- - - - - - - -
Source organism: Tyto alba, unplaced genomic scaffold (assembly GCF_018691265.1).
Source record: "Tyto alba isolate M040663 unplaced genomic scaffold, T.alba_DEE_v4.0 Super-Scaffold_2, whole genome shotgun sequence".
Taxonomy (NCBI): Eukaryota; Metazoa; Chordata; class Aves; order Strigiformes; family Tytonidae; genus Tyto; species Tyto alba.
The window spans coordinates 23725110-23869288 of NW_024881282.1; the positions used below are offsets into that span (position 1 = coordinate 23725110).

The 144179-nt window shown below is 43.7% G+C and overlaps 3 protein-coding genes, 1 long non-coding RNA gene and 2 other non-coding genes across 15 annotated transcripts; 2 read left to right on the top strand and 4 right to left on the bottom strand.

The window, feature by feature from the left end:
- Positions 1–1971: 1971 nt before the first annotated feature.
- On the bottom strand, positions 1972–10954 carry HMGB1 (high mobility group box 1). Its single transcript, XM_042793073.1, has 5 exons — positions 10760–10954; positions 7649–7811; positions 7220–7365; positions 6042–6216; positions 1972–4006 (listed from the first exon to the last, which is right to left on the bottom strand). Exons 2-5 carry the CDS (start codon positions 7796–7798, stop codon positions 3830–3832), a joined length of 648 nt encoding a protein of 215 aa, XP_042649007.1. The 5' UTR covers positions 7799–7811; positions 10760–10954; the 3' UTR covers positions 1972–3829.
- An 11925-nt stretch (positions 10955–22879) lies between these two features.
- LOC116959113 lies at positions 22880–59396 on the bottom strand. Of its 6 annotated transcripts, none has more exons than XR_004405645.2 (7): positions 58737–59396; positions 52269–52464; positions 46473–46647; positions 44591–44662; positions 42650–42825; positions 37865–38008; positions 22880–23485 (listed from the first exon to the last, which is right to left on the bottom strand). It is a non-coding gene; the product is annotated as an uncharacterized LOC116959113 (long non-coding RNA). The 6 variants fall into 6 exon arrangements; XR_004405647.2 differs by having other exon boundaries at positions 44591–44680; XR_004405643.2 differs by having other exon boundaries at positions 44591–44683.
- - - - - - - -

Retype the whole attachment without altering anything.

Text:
Source organism: Tyto alba, unplaced genomic scaffold (assembly GCF_018691265.1).
Source record: "Tyto alba isolate M040663 unplaced genomic scaffold, T.alba_DEE_v4.0 Super-Scaffold_2, whole genome shotgun sequence".
Taxonomy (NCBI): Eukaryota; Metazoa; Chordata; class Aves; order Strigiformes; family Tytonidae; genus Tyto; species Tyto alba.
The window spans coordinates 23725110-23869288 of NW_024881282.1; the positions used below are offsets into that span (position 1 = coordinate 23725110).

The 144179-nt window shown below is 43.7% G+C and overlaps 3 protein-coding genes, 1 long non-coding RNA gene and 2 other non-coding genes across 15 annotated transcripts; 2 read left to right on the top strand and 4 right to left on the bottom strand.

The window, feature by feature from the left end:
- Positions 1–1971: 1971 nt before the first annotated feature.
- On the bottom strand, positions 1972–10954 carry HMGB1 (high mobility group box 1). Its single transcript, XM_042793073.1, has 5 exons — positions 10760–10954; positions 7649–7811; positions 7220–7365; positions 6042–6216; positions 1972–4006 (listed from the first exon to the last, which is right to left on the bottom strand). Exons 2-5 carry the CDS (start codon positions 7796–7798, stop codon positions 3830–3832), a joined length of 648 nt encoding a protein of 215 aa, XP_042649007.1. The 5' UTR covers positions 7799–7811; positions 10760–10954; the 3' UTR covers positions 1972–3829.
- An 11925-nt stretch (positions 10955–22879) lies between these two features.
- LOC116959113 lies at positions 22880–59396 on the bottom strand. Of its 6 annotated transcripts, none has more exons than XR_004405645.2 (7): positions 58737–59396; positions 52269–52464; positions 46473–46647; positions 44591–44662; positions 42650–42825; positions 37865–38008; positions 22880–23485 (listed from the first exon to the last, which is right to left on the bottom strand). It is a non-coding gene; the product is annotated as an uncharacterized LOC116959113 (long non-coding RNA). The 6 variants fall into 6 exon arrangements; XR_004405647.2 differs by having other exon boundaries at positions 44591–44680; XR_004405643.2 differs by having other exon boundaries at positions 44591–44683.